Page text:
Some authors have advised prophylactic fixation of the contralateral side (3, 16) but whether to stop/continue bisphosphonate therapy or to substitute with parathyroid hormone (PTH) analogue is still controversial. Dell R M et al (17) suggested that stopping bisphosphonate treatment decreases the risk of having a second atypical femur fracture. But there are recent reports which suggest that in addition to stopping bisphosphonates, treating with recombinant paratharmone Teriparatide improves bone quality and healing of atypical femoral fractures. (18-22)
Although we had no experience with the use of Teripartide, the fractures in both the patients healed successfully with prophylactic femoral intramedullary nailing and continuation of bisphosphonate therapy. Patients were also supplemented with calcium and vitamin D3. Our observation and results were similar to the reports made by Lee P et al. (23)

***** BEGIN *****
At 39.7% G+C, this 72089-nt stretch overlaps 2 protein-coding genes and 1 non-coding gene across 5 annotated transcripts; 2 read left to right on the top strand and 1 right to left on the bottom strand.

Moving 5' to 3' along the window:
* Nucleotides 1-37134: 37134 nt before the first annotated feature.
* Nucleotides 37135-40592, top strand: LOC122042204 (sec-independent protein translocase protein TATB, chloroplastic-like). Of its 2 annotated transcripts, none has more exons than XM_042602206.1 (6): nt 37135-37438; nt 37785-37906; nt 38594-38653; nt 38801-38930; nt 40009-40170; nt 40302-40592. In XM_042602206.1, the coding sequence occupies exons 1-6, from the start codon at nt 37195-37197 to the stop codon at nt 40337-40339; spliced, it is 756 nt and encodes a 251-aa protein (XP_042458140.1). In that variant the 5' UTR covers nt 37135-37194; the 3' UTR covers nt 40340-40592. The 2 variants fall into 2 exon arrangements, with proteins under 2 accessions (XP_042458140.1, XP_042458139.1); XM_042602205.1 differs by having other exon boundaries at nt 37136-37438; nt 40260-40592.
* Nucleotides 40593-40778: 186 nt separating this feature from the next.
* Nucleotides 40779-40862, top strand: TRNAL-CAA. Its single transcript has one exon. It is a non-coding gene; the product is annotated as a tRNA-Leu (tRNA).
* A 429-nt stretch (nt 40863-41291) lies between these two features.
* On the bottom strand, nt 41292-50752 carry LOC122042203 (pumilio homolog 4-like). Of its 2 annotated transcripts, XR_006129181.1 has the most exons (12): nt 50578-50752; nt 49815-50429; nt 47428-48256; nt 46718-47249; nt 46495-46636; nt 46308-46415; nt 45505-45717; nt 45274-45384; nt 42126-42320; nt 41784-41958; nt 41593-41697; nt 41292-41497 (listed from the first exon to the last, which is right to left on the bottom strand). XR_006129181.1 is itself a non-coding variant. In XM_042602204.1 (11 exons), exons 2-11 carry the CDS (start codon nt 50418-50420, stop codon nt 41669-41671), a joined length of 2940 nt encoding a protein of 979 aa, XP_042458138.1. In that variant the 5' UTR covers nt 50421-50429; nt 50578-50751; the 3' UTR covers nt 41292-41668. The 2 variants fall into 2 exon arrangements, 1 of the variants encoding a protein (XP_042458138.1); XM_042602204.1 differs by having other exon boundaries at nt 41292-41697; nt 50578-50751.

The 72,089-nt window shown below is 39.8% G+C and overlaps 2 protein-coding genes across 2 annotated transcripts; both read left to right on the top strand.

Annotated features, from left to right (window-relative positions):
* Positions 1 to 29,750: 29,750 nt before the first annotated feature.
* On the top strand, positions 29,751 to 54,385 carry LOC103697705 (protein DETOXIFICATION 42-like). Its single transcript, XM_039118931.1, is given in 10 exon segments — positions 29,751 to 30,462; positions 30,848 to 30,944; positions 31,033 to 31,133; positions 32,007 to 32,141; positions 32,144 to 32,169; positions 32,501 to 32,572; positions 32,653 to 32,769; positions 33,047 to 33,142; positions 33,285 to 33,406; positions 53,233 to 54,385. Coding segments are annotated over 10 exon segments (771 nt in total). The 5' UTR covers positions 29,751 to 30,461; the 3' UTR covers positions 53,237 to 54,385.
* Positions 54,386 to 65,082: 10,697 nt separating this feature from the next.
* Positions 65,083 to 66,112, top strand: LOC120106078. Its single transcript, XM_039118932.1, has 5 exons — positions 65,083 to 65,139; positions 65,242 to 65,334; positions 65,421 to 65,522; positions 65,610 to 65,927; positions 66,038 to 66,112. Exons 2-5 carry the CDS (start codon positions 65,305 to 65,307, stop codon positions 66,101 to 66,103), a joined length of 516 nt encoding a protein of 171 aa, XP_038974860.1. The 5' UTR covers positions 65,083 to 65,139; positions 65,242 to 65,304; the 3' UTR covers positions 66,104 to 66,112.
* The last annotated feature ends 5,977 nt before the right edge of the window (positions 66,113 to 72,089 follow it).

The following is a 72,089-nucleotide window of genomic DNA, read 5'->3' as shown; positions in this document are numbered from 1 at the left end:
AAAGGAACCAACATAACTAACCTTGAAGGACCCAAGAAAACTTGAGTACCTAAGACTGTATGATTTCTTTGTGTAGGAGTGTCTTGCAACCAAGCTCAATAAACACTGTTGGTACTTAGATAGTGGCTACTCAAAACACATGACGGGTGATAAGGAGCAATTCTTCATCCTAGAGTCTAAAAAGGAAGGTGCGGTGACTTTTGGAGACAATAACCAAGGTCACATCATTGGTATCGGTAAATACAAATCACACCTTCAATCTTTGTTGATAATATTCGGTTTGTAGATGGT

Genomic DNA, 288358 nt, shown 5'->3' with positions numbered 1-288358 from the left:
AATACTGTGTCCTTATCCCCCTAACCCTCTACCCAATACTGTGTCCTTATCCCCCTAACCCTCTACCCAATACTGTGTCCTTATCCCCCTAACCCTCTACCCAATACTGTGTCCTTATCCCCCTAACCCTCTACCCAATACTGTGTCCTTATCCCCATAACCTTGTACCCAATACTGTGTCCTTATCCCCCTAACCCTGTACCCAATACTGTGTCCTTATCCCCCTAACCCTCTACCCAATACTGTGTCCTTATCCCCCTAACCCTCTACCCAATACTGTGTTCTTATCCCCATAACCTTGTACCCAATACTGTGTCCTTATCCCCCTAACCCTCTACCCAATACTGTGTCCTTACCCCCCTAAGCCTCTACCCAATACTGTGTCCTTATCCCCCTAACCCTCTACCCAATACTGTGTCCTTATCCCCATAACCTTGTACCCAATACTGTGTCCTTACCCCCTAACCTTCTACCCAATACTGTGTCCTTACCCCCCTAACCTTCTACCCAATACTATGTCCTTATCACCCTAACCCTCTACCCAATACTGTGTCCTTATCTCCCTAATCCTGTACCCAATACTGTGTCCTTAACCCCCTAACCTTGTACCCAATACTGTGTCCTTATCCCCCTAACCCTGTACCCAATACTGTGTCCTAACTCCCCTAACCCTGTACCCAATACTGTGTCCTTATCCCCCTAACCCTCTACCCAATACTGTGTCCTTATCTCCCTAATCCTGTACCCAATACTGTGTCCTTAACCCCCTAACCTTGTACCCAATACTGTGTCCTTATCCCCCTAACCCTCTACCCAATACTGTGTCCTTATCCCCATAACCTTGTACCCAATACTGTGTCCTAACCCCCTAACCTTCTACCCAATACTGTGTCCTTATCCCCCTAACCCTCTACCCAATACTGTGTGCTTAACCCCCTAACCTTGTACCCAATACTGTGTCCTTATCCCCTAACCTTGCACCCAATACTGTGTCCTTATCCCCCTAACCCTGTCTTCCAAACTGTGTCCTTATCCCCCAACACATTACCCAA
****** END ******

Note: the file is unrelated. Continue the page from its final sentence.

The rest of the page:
But our observations are contradictory to the 2010 report of a task force of the American Society for Bone and Mineral Research, by Shane et al (8) which suggests discontinuation of bisphosphonates for patients with atypical femoral fractures. Even though sub trochanteric fractures and other atypical fractures at sites like pubic ramus, ischium, rib, and sacrum have been associated with bisphosphonate therapy, (1,10) our patients did not have any other fracture at recent follow up.
There is no proper guideline for timing of prophylactic fixation of contralateral femur. However, we believe that prophylactic fixation should be considered whenever there is increased uptake in isotope bone scan and/or incomplete fracture on the tension side of femoral diaphysis.